The Cosmic Fragments
In this series, the use of milling and laser engraving technology becomes the primary mode of creative practice and embraces the vanguard of technological proficiency. No longer bound by restrictions placed upon certain production parameters, here the Subtractive Manufacturing Method becomes the core modus operandi. This process creates images on the material and, to do so, the laser creates high heat that vaporise the matter, thus exposing cavities that form the final image. As the material is removed with each pulse of the laser, the depth of the marks is controlled by the number of times the laser beam is passing on the material.
Referencing the series, Verklärte Nacht, 2018, here the moon becomes the dominant motif. The works delve into the ideology of lunar effects and its real or imaginary correlations between specific stages of the roughly 29.5-day lunar cycle, and behaviour and physiological changes in living beings on Earth, including humans. Various phases of the moon cycle is represented in the inner ring of the 18 Alu-dibond panels, reminiscent of the hexagonal mirror segments made of gold-coated beryllium for the Webb Space Telescope. (A space telescope developed in collaboration between NASA, the European Space Agency, and the Canadian Space Agency that will be the scientific successor to the Hubble Space Telescope.) Through an investigative peregrination, visual arrangements in these installations - set within certain schematic parameters - explore how technology, cosmology and human behaviour are inextricably linked.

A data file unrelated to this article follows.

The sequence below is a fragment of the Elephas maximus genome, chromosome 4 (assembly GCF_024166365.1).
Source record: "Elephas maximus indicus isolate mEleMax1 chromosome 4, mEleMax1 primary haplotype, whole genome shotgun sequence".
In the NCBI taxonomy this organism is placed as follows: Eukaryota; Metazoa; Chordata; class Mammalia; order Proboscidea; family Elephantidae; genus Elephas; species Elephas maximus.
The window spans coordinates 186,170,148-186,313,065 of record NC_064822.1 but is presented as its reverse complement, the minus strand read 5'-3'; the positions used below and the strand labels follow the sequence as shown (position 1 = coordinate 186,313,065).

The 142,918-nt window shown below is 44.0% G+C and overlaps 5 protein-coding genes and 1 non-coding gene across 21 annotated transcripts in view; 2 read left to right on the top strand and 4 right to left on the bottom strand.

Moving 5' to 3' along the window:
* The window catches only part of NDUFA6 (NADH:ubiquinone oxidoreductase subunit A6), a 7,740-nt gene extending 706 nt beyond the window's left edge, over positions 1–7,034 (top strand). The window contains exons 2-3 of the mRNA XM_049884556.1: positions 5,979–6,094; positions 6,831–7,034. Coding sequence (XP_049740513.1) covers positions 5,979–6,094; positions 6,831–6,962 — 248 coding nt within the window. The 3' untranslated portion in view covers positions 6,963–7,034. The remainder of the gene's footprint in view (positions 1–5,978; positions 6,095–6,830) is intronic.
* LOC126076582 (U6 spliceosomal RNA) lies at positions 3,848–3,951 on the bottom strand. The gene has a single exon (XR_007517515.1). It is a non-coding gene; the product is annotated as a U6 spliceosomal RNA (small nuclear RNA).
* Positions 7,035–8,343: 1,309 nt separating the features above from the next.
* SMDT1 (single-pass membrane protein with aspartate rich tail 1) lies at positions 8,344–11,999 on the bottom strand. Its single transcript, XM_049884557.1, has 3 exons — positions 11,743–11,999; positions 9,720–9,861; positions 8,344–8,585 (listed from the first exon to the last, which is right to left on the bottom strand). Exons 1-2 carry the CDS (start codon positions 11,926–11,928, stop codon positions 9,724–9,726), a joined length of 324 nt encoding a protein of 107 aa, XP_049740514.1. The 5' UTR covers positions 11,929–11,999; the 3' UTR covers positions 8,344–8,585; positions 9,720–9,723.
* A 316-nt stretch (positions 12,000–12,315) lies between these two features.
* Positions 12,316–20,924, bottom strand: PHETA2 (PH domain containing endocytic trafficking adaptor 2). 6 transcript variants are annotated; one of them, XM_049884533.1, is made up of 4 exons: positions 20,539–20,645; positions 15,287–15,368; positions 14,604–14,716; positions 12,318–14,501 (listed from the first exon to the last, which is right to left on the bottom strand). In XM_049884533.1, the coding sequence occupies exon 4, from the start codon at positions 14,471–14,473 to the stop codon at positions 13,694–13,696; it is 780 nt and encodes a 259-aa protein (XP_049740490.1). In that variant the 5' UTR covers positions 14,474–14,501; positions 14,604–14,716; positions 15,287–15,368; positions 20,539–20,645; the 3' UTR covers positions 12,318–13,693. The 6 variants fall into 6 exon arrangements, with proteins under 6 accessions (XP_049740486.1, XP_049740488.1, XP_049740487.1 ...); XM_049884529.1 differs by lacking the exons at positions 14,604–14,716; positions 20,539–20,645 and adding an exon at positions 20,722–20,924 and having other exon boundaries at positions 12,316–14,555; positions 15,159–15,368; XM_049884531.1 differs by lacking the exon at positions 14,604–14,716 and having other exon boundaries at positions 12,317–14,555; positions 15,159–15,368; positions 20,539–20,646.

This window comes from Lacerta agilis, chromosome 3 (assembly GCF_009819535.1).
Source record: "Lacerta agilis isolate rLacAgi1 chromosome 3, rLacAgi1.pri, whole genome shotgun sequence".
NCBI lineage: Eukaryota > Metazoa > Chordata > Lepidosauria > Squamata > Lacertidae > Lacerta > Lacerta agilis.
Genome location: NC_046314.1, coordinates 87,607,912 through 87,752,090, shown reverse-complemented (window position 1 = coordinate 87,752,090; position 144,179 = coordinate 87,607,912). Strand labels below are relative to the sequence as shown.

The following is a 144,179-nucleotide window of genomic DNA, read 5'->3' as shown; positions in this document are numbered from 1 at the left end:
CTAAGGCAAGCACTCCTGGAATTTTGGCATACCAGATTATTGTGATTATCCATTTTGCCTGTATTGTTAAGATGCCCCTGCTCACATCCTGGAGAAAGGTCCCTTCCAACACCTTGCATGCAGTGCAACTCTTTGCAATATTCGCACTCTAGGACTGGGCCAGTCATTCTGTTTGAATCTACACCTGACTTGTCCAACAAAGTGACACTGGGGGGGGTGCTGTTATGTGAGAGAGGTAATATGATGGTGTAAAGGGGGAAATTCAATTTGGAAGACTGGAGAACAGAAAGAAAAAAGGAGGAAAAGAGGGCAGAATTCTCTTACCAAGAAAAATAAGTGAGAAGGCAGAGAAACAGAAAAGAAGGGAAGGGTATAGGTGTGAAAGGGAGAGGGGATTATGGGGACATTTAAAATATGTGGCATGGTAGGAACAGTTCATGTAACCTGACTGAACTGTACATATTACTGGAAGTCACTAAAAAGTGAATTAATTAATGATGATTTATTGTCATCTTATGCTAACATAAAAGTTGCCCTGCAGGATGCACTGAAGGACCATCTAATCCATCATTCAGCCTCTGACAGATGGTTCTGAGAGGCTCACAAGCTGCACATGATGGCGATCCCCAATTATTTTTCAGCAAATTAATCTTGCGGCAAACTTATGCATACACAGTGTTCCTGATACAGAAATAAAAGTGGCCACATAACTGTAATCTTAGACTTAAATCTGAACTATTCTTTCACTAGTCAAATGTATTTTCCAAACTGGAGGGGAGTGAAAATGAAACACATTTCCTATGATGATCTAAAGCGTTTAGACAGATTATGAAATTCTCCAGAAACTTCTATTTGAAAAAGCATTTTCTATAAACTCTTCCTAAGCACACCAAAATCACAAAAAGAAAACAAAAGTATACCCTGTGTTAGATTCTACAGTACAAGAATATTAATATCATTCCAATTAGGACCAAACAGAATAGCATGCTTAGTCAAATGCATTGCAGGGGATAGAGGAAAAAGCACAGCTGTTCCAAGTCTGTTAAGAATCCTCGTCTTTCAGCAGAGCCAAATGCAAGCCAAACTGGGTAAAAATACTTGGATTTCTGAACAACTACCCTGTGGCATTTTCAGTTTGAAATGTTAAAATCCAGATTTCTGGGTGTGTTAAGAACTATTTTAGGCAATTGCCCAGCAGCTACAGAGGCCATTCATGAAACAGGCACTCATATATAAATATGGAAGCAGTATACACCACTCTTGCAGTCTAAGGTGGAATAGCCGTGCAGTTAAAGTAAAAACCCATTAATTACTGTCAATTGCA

As a side note: the title, The Cosmic Fragments, refers to the visual re-imagination and contextual interpretation of Heraclitus' philosophical utterances whose subject is the world as a whole rather than man and his part in it. This series is named after G.S. Kirk's philosophical paper that examines the fragments of Heraclitus' philosophical cannon. Ancient accounts of Heraclitus were inadequate and misleading, and as Kirk wrote, understanding was often hindered by excessive dogmatism and a selective use of the fragments. Professor Kirk's 1954 work marks a significant advance in the study of Presocratic thought. Heraclitus was famous for his insistence on ever-present change as being the fundamental essence of the universe, as stated in the famous saying, "No man ever steps in the same river twice". This position was complemented by his stark commitment to a unity of opposites in the world, stating that "the path up and down are one and the same". Through these doctrines Heraclitus characterised all existing entities by pairs of contrary properties, whereby no entity may ever occupy a single state at a single time.